Hypoglycaemic actions of GKAs
GKA (RO28-1675) and Compound A are two members of anti-hyperglycemic GKA family of pre-clinical therapeutic agents. They act by increasing the activity of glucose-phosphorylating enzyme GK in pancreatic beta cells leading to increased glucose uptake and insulin production and secretion . We have confirmed the known mechanism of action of GKAs on rat MIN6 pancreatic beta cells expressing GK enzyme and found that GKAs (RO28-1675) and Compound A both appreciably increased the cellular utilization of glucose by MIN6 cells. Thus, GKAs stimulated GK enzyme in the MIN6 cells and caused an increase in the rate of glucose consumption. The presence and expression of glucokinase isoforms in vascular cells and tissues has not been extensively studied. Our assay of increased glucose utilisation assessed by depletion of glucose from the culture media over several hours is essentially a functional assay for the presence of a target in vascular cells which is stimulated by GKA drugs. That we found no effect of the GKA on glucose uptake in vascular endothelial cells indicates that a GKA sensitive isoform is not present in these cells or at least is not present at a level that could increase the exposure of cells to glucose. It is not unusual for therapeutic targets to be present in non-target tissues however it has not always been investigated. In the case of thiazolidinediones there was conflicting evidence as to the level and importance of the expression of PPAR-α  and PPAR-γ  in vascular smooth muscle cells and hence the contribution that such targets may make to the vascular actions of these drugs . Our data allows for a favourable understanding that GKAs do not intensify the deleterious actions of glucose on vascular endothelial cells.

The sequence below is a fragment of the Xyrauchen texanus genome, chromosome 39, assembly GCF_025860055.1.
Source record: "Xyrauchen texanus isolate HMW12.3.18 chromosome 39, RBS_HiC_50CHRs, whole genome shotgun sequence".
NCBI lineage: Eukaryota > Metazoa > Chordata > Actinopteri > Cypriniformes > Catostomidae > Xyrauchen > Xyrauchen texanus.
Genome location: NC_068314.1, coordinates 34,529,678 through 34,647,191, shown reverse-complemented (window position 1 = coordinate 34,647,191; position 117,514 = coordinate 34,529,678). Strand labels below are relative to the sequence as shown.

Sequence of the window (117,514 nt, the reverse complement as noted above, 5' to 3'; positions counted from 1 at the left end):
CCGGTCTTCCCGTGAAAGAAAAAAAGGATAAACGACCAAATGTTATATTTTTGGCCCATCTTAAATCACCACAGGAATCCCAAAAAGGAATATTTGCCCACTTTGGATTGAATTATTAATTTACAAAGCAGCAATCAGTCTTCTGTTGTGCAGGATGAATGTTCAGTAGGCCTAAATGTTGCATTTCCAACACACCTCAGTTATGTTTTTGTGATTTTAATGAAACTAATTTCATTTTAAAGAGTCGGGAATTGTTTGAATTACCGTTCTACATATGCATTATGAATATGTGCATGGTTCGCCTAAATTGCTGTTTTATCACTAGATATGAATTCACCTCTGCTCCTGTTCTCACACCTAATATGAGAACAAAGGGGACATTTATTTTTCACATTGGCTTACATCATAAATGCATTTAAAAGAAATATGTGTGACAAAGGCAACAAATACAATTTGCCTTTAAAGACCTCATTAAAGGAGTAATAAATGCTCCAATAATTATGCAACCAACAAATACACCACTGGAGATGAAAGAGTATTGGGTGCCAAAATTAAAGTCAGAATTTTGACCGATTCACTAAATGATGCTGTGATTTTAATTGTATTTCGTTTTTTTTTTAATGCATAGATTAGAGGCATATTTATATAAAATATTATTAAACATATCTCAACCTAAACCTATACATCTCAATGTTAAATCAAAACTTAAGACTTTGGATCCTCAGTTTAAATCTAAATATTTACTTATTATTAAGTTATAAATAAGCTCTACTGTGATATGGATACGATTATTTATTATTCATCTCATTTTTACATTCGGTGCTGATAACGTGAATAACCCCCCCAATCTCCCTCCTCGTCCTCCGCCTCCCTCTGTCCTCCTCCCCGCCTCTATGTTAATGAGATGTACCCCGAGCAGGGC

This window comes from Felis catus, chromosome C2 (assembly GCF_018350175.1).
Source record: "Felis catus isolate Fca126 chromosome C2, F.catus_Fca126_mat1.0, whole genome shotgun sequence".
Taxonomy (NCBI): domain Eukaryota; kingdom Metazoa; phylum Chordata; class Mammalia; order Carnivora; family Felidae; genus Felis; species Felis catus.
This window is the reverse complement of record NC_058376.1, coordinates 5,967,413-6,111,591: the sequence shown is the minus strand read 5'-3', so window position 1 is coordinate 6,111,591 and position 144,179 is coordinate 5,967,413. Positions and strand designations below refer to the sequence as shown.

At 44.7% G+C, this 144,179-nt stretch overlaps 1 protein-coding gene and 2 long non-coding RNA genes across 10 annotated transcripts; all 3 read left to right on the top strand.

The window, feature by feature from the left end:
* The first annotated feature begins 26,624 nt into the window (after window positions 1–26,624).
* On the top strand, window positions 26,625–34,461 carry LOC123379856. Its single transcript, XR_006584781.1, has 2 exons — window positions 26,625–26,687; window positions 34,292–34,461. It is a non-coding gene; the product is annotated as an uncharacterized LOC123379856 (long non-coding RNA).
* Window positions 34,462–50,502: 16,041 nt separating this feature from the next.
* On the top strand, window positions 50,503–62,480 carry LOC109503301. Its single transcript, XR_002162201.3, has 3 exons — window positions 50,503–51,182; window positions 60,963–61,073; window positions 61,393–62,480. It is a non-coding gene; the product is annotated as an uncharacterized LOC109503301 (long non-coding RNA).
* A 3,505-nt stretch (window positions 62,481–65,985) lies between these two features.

Fibrotic actions of glucose via Smad transcription factors – inhibition by GKAs
Recent published data shows that exposure of fibroblasts and epithelial cells to elevated levels of glucose enhances the activation of transforming growth factor TGF-β Type I receptor (TβRI)/Smad3 signalling and mediates the development of cellular hypertrophy . In concurrence with these finding, our data clearly shows that HG can induce Smad signalling in BAEC. Western blotting analysis for carboxy terminal phosphorylated Smad2, revealed that glucose induced Smad2C phosphorylation with parabolic responses for both time and concentration. The HG induced Smad activation via the TGF-β signalling pathway is also supported by other studies . Smad3 activation was observed in these cells in presence of HG demonstrating that Smad phosphorylation results from activation of autocrine TGF-β signalling [52–54]. It is noteworthy that the phosphoSmad2C response in endothelial cells peaked in the pathophysiological range for glucose in people with Type 2 diabetes. Although the response declined at high concentration and longer time points it would be a reasonable assumption that regularly and widely varying glucose levels throughout the day in person with Type 2 diabetes might be associated with fluctuating levels of phosphorylated Smad and Smads are well known to be associated with fibrotic states such as kidney disease. The significance of this data is that the outcome of TGF-β receptor signalling in vascular cells is associated with de novo synthesis of collagen and plasminogen activator inhibitor 1 (PAI-1) which are well known fibrotic and pro-coagulant characteristics of the diabetic milieu [55–58]. This data provided the basis for our experiments to test if GKA could intensify a glucose dependent response such as Smad2C phosphorylation in endothelial cells.